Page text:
The MVP Summit 2011

It has been a while since I posted, and I know I am not supposed to apologize for being absent in my blogging duties according to The Rules of Blogging. But, I will tell you what I was doing, and with whom, and that may help you to learn SQL Server a bit better, believe it or not.

One of my duties here is to work with the Microsoft MVPs, and it is something I really enjoy doing. I have been working with them for about 10 years now in various capacities. For more info on what an MVP is, you can go to and read up more about them. In general, though, I like to describe the MVP award as a “thank-you for what you did in the Community last year”. These folks write blogs, answer Forum posts, speak at conferences and User Groups, write books, etc. If you have been anywhere in the community, you likely have seen one or more of these folks out there. The largest group I manage is the SQL Server Expertise.

We hold an MVP Summit here on the Redmond campus every year, which is an enormous event (nearly 1700 MVPs came this year), and we put on technical sessions, dinners, parties, meetings with the Product Groups, and all the usual sorts of mayhem that any large conference entails. All the sessions are under NDA, which allows us to give a lot of insider information, share future plans, and most importantly, hear a LOT of great feedback on what we are working on. My role in all of this is to organize these events for my group of MVPs, and make sure it all goes smoothly.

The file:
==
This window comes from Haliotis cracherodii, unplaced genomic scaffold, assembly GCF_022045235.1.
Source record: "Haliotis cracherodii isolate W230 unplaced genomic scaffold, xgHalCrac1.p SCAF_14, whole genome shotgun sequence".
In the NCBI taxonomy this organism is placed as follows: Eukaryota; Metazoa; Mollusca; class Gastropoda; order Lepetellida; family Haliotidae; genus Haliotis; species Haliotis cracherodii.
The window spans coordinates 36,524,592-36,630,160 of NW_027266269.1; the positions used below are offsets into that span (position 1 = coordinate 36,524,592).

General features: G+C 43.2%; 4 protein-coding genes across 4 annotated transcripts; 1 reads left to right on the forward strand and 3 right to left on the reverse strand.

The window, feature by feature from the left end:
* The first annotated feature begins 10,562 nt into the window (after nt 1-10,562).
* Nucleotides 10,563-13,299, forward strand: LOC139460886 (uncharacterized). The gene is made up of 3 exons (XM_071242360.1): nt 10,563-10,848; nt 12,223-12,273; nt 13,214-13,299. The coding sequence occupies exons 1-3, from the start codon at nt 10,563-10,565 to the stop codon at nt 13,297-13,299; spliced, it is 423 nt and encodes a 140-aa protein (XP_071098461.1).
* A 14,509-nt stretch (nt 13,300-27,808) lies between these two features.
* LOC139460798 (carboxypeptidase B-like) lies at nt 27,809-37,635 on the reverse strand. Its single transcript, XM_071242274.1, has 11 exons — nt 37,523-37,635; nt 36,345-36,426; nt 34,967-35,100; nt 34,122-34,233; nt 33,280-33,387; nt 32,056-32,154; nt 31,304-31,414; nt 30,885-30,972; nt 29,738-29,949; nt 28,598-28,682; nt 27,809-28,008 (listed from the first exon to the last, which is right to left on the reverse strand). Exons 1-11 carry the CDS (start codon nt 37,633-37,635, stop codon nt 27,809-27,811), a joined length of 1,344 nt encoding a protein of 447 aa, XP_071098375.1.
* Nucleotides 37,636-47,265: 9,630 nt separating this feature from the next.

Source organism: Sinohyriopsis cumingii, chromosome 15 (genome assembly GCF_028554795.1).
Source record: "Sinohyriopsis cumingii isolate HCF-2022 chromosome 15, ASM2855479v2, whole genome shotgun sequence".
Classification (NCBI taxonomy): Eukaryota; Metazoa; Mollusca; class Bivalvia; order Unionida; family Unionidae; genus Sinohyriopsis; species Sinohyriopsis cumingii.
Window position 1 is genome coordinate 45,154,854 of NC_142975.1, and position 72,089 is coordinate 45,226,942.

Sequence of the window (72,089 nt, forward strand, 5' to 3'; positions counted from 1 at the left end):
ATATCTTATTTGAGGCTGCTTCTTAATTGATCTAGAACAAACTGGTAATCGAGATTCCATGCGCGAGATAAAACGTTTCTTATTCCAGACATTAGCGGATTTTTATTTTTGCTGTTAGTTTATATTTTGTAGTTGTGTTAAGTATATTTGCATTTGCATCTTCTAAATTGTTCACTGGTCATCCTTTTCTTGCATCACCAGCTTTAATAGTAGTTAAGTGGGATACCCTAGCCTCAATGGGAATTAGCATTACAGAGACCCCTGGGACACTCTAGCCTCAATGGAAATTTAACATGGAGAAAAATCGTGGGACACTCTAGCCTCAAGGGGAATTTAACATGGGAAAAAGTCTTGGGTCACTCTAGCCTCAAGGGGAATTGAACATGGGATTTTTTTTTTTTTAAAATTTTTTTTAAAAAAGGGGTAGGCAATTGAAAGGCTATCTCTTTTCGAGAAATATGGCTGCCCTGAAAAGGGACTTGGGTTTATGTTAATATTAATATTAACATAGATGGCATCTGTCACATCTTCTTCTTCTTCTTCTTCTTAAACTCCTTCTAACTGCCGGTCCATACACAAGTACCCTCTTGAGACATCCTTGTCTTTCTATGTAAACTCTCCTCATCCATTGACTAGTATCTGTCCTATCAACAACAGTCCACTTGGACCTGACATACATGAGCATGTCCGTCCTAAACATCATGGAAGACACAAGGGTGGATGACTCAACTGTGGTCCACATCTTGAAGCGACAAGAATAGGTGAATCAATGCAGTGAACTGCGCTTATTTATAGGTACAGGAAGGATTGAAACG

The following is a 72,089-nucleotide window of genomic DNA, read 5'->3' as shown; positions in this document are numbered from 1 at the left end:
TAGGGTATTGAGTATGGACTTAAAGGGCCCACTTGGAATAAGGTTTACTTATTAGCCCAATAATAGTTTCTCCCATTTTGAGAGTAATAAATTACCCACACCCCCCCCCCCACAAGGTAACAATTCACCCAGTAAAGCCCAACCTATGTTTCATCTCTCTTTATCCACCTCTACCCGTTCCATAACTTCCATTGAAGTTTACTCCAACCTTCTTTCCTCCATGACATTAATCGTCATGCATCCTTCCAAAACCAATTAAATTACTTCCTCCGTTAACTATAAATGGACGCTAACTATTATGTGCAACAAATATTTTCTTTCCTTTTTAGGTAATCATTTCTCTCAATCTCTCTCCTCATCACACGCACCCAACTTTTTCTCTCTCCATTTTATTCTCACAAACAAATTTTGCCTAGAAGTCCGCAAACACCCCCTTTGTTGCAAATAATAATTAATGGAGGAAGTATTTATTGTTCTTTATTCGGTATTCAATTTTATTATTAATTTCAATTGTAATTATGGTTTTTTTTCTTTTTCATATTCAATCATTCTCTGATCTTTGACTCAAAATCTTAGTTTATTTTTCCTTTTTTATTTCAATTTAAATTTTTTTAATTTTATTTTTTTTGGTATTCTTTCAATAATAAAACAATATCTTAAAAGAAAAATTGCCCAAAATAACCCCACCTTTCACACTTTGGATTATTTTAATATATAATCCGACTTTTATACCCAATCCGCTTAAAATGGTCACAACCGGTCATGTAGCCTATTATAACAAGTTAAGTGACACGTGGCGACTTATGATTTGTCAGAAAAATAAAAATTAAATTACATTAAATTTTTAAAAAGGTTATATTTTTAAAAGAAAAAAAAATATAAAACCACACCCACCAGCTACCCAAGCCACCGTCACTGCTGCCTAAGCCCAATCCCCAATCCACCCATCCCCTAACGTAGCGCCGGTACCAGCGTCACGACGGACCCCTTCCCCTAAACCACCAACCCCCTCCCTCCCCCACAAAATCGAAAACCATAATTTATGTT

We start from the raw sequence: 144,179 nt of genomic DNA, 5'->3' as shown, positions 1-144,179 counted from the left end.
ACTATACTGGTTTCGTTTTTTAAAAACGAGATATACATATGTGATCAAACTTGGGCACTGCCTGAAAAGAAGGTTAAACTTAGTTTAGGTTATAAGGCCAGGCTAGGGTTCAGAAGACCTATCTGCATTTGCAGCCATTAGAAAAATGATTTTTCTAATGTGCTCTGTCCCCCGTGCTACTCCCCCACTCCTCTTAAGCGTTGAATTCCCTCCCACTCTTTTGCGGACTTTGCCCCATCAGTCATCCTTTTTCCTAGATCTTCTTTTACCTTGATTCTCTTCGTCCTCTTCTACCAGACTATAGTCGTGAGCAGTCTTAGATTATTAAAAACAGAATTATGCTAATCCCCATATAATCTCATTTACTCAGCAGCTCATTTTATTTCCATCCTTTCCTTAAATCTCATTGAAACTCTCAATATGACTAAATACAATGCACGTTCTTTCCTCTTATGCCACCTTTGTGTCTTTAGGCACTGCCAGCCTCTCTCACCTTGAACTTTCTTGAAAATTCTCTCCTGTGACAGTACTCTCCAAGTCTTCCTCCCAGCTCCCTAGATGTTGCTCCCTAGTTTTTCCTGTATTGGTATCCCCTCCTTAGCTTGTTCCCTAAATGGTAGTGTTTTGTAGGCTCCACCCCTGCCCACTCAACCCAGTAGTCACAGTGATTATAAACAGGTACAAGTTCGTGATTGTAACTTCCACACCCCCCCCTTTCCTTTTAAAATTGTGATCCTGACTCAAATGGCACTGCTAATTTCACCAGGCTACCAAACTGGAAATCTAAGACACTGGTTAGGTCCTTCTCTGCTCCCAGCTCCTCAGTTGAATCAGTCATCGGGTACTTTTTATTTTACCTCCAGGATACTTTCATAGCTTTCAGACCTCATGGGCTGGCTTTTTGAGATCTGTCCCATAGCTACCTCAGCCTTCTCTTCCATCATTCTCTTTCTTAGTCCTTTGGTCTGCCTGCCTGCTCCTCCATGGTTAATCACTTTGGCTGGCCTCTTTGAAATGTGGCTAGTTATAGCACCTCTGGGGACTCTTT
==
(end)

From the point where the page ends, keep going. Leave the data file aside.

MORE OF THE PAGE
The upside to this is that I get to spend a few days with all my MVP friends in town, which is great. The downside is that the event planning takes pretty much all of my time for a few months, so I don’t get to do things like post to my blog. But, in reality I am helping you to learn SQL Server by doing what I do, and to tell you the honest truth, it is better to learn it from the Experts than to learn it from me. When we let them know what is happening, they can then let you know in their own particular style. And, they do all of this on their own time – they do not receive anything from Microsoft for their efforts other than a nifty title and a conference each year.

So, the moral of the story is this – go find an MVP, listen to what they have to say, and chances are, you will learn something valuable from them.